Poplars have a hearty appetite for biosolids, and their growth cycle offered great flexibility for application. “The application rates are greater for the nitrogen uptake compared to the grass,” says Breitenstein. “Also, the application season is much longer.” In 2013, the farm yielded its first harvest: 52 acres of timber used to make pulp and hog fuel (wood chips used for mulch or boiler fuel).  

The biosolids from the treatment process are batch-pumped daily to the biosolids management facility, about 5.5 miles from the plant, where they are held in 25 acres of facultative sludge lagoons. Originally built with clay liners, the four lagoons, each covering 6.25 acres, have been relined with impermeable HDPE liners to bring them up to current design standards.

“Each year in March or April we’ll start harvesting biosolids from the lagoons,” Breitenstein says. After dewatering with a belt filter press to 15 percent solids, the material is laid out in windrows on 25 acres of asphalt-lined air-drying beds. The final air dried product is 50 to 70 percent solids.

“We continue to harvest throughout the summer, and we have our first application ready in July,” Breitenstein says. “We use our own trucks and end-dump trailers that we load and haul to the farm fields.” Most of the farms are within about 5 miles of the lagoons.

After farmers harvest their crop and remove the straw, “We surface-apply the biosolids using tractors and manure spreaders,” Breitenstein says. “After we are done with our application, the farmers work it into the field and then replant.”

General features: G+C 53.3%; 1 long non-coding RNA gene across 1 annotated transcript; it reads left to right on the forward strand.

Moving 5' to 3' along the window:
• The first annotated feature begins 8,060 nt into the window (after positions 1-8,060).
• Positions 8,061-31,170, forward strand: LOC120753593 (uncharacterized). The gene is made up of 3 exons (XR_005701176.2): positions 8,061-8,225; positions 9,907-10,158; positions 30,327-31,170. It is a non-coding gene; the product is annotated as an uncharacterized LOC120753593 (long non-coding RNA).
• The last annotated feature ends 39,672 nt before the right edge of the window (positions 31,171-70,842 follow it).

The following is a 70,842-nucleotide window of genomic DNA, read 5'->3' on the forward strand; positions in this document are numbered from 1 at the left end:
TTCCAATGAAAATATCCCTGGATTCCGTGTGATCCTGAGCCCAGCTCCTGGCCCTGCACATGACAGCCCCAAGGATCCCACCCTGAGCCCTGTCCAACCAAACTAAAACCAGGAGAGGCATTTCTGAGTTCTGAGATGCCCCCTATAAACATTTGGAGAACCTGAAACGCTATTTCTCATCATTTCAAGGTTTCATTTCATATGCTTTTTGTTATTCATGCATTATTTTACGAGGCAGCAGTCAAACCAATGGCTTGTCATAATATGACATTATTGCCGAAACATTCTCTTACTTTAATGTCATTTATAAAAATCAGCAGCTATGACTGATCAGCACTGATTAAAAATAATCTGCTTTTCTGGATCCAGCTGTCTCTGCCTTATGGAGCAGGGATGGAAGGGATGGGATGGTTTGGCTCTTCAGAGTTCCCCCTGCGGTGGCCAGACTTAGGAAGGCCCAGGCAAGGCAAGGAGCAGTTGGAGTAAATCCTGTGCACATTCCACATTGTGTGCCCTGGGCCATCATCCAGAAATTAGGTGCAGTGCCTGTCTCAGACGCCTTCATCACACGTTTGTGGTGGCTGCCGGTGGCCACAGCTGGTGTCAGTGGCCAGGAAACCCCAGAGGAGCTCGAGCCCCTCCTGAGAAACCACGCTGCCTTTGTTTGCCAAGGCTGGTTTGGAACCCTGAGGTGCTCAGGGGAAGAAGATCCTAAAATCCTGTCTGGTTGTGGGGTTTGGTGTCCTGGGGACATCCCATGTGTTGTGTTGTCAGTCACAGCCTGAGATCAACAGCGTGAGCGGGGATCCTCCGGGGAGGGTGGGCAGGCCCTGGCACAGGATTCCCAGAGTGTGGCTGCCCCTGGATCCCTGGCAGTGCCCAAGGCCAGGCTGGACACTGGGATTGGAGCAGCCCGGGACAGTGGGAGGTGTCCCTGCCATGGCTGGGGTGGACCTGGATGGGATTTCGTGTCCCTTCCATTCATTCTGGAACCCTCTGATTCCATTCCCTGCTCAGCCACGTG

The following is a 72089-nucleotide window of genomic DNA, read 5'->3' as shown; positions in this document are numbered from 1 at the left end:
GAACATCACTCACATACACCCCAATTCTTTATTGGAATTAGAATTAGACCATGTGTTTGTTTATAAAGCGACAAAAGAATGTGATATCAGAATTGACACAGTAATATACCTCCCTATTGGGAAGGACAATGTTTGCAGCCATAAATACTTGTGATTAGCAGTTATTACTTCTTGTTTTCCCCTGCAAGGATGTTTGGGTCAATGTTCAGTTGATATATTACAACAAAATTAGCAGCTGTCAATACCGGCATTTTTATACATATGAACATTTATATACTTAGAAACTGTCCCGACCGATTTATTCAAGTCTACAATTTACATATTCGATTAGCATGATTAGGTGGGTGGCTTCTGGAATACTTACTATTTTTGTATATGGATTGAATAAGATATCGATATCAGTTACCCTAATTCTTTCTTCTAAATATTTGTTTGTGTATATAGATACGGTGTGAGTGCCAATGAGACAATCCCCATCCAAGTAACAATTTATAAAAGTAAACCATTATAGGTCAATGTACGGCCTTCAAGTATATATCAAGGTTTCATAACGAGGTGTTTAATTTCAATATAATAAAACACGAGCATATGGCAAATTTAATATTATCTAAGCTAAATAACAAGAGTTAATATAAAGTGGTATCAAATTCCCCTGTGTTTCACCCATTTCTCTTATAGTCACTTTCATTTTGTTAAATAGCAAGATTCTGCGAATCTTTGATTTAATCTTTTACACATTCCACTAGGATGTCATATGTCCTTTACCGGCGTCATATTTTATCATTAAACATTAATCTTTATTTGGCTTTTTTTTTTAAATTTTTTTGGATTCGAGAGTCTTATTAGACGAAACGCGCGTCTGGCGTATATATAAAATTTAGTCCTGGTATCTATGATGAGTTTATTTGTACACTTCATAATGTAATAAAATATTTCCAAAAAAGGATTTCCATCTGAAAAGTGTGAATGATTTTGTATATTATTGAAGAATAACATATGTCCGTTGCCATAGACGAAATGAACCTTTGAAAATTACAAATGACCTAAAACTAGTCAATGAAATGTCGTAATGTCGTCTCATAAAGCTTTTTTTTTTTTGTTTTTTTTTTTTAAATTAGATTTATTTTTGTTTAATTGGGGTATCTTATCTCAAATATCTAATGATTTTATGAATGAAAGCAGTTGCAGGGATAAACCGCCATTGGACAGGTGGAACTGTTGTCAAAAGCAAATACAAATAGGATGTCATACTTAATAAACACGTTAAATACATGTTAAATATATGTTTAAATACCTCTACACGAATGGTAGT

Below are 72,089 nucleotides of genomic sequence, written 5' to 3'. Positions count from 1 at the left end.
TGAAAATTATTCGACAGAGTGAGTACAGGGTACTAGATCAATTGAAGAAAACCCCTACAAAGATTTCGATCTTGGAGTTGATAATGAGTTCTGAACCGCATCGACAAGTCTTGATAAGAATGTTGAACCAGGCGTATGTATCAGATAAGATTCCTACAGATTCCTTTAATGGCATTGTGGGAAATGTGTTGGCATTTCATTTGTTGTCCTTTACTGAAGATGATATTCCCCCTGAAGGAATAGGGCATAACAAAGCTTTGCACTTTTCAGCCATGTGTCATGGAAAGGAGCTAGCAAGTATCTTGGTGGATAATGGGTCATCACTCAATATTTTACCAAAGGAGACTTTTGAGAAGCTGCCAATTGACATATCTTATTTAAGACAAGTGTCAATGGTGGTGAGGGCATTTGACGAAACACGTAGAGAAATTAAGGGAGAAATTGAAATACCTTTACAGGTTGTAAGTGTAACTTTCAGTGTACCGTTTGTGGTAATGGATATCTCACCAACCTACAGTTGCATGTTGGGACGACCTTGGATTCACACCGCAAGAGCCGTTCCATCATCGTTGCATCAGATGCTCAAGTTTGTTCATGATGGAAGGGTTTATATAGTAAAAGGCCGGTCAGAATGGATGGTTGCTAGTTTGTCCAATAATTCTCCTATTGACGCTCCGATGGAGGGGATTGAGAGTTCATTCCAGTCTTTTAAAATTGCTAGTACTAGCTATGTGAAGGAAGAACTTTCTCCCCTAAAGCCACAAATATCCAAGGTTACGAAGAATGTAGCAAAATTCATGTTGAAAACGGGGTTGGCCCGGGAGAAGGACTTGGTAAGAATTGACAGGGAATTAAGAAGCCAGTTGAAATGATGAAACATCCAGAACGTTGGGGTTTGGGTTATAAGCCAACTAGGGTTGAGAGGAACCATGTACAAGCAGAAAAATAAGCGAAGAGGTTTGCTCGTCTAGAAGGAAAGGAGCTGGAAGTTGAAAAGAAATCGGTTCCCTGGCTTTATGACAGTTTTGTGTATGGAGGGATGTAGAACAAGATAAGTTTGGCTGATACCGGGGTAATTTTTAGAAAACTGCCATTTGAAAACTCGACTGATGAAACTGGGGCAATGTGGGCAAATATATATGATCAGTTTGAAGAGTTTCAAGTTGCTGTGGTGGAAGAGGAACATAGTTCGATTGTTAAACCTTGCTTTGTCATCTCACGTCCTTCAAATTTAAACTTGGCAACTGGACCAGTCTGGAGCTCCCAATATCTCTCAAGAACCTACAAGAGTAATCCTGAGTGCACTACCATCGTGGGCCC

Liquid application

The tree farm lies next door to the biosolids management facility. Biosolids for use there bypass the drying beds and are applied as liquid. The material is dredged from the lagoons and placed in holding tanks, then pumped through an underground irrigation system to the farm.

The first of three phases of trees, 156 acres’ worth, was planted in 2004. “We planted hybrid poplars which are more suitable for milling as either saw logs or peelers,” says Breitenstein. For the first two years, the poplars’ growth was a bit stunted for lack of moisture. Irrigation lines have since been installed, and effluent is sent to the site through the same pipeline used to transport biosolids.

The water is the same quality as that discharged to the Willamette River, except that the irrigation water is not dechlorinated. The farm uses about 70 million gallons of effluent per year.

Since that first year, other varieties of poplar have been planted, and they have benefited from the irrigation. “Even though they were planted later, they appear to be of much better quality,” Breitenstein says. “So we hope that with future harvests there can be some alternative wood product options.”

On the 595-acre farm site, 394 acres are planted with 88,000 hybrid poplar trees in seven varieties. The first harvest in 2013 took 9-year-old trees. The farm’s agricultural zoning requires that trees be harvested within 12 years, Breitenstein says.

Application to the poplars is limited only by the winter conditions. “As soon as the ground is dry enough, usually around April or May, we can start applying biosolids clear through to October,” says Breitenstein.

For now, he doesn’t expect the tree farm to change the overall biosolids program: “I foresee that we would continue with a diversified program, with probably about the same proportion of the biosolids going to the farm as we’ve been doing.” If the primary application sites ever fall out of favor, other farmland is available. But knowing the tree farm is in place offers security for the program’s future: “It’s a very good insurance policy.”